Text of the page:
… exactly like the story of “God the Creator,” the fabulous “IDOL,” who allegedly lives “outside the physical universe.” Can’t get any farther away than that, or less objectively checkable!

  • Moshe, you’ve stated over and over that you want scientists to come up with a theory that is, amongst other things, falsifiable.

    You yourself have a theory, intelligent design, that you find not just credible, but compelling.

    Could you briefly outline how, within the framework you propose, that your theory could be falsified?

    • Since the “IDOL” (“Intelligent Designer Of Life”) isn’t of this world, there is no evidence for its existence, therefore, there is nothing to dispute, argumentwise. That is, the “IDOL” is “unfalsifiable” (to use that rather bizarre term) because it is unprovable — a cognitively empty fantasy.

    • JP,

      If you discover a plausible, empirically demonstrable, testable, and falsifiable, naturalistic process that explains how life could come from non-life, my theory is falsified.

      • Well, if a naturalistic process were discovered, it wouldn’t actually falsify your theory. At that point from your perspective you’d have two theories, and you’d have to weigh up the evidence for both.

        Your admission that at that point the naturalistic theory would automatically prevail only follows if the amount of evidence for ID is zero. At least you got that right.

      • Moshe,

        Your notion of an “IDOL” is not a theory, it is an assertion of faith and is thus unprovable, unfalsifiable — in short, perfectly non-scientific/non-cognitive. Since you are holding your belief in “God the Creator” as something not-of-this-world, there is no possible evidence (which always comes only from the real world) that could touch your belief.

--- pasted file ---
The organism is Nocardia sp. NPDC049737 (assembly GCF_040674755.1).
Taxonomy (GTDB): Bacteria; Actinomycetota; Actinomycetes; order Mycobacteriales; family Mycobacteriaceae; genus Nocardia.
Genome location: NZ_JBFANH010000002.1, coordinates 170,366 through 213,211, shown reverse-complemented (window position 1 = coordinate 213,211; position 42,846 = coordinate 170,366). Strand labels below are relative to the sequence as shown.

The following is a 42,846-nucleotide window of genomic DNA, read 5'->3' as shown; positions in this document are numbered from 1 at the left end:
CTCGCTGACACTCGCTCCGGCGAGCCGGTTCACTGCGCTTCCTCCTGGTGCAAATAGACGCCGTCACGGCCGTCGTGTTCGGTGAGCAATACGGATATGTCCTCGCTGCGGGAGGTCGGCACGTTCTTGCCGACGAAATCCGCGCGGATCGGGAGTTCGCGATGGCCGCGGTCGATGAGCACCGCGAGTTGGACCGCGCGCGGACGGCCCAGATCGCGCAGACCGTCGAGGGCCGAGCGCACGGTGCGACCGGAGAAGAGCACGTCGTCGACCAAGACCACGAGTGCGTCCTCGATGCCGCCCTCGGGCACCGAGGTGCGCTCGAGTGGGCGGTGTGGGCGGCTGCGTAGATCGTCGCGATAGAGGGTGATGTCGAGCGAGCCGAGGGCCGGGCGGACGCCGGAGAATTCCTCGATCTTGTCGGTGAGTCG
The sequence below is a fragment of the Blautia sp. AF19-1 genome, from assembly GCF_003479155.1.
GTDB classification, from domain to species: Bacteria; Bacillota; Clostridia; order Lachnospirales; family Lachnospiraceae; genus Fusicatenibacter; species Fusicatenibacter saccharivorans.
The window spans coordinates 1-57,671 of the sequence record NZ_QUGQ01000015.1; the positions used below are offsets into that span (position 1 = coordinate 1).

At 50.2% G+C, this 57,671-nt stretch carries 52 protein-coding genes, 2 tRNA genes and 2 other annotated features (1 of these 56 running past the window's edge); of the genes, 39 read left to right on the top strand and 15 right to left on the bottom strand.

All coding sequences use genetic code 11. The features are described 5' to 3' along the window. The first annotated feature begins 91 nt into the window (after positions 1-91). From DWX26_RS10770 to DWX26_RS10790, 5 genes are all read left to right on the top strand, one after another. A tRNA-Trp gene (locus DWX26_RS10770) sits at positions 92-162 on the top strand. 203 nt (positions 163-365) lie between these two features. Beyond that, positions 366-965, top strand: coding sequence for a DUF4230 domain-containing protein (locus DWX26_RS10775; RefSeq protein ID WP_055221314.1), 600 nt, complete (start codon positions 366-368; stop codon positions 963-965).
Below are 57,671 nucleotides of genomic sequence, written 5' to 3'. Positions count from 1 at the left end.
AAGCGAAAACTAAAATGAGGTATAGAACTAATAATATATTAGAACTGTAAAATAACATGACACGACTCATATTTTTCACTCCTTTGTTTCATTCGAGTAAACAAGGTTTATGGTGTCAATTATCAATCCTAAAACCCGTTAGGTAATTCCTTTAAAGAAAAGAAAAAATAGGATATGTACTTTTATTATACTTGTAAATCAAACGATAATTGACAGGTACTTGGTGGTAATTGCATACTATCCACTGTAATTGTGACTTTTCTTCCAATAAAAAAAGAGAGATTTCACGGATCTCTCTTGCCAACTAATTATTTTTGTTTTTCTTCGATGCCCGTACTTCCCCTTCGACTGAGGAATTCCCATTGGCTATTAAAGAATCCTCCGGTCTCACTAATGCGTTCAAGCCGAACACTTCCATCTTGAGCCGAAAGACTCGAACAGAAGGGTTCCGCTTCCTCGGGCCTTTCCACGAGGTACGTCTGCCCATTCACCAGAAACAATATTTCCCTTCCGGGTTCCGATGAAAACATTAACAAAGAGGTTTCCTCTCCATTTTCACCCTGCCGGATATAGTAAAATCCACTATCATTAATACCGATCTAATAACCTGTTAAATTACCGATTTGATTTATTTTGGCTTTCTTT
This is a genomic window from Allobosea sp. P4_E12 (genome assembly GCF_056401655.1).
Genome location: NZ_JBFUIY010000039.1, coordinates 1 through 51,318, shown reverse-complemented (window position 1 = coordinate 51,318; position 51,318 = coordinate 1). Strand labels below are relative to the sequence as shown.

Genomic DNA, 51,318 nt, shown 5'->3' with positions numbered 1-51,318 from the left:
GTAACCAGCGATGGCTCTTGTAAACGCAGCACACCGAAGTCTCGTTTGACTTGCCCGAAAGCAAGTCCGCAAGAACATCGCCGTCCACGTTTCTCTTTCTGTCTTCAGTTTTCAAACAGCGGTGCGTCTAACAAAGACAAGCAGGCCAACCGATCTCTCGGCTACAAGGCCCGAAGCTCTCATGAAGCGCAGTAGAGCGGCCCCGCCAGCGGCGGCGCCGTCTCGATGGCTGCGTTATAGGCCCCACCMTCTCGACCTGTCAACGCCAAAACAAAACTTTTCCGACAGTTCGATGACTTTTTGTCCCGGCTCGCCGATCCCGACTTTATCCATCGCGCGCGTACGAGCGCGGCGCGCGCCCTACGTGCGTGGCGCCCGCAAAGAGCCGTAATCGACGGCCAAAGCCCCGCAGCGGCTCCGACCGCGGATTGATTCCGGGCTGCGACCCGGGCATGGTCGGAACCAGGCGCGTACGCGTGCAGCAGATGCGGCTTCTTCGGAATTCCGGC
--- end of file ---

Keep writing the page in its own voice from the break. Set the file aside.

• Kevin Bjornson

        You may have a theory, but we will never know any of your theories unless you communicate using natural language. Since natural language cannot communicate about the supernatural, literally you are saying nothing.

  • Moshe,

    I am having a hard time understanding your line of thinking. You keep pushing the assertion that “God the Creator” and “IDOL” is miraculously an alternative to nature. But there is no logic or basis in reality for your belief, so what is the attraction (or the compelling factor)?

    Why does this have the aura of being a big deal for you?

  • >it sounds almost like you had a revelation from God.

    No, I told you, I read a book, it was a “revelation” from science. If it was from your god it would be some incomprehensible contradictory mistranslated mythology that would have little real world application outside of entertainment and culture.

    >it still doesn’t solve the problem of origin of life.

    Nor does your “solution” of a god did it.

    And without a doubt science has provided far more insight into what it could be than your dusty scrolls have.

    >Evolution is irrelevant to the question of God the Creator.

    No, it’s quite relevant because the god you’re talking about claims to have made all the animals in a few days in the exact shape as they are now and we know KNOW that simply isn’t so.

    Once again you are tying to build a theory on a foundation that is quicksand, it will not stand.

    Unless of course this God the Creator you’re talking about is an entirely different entity..?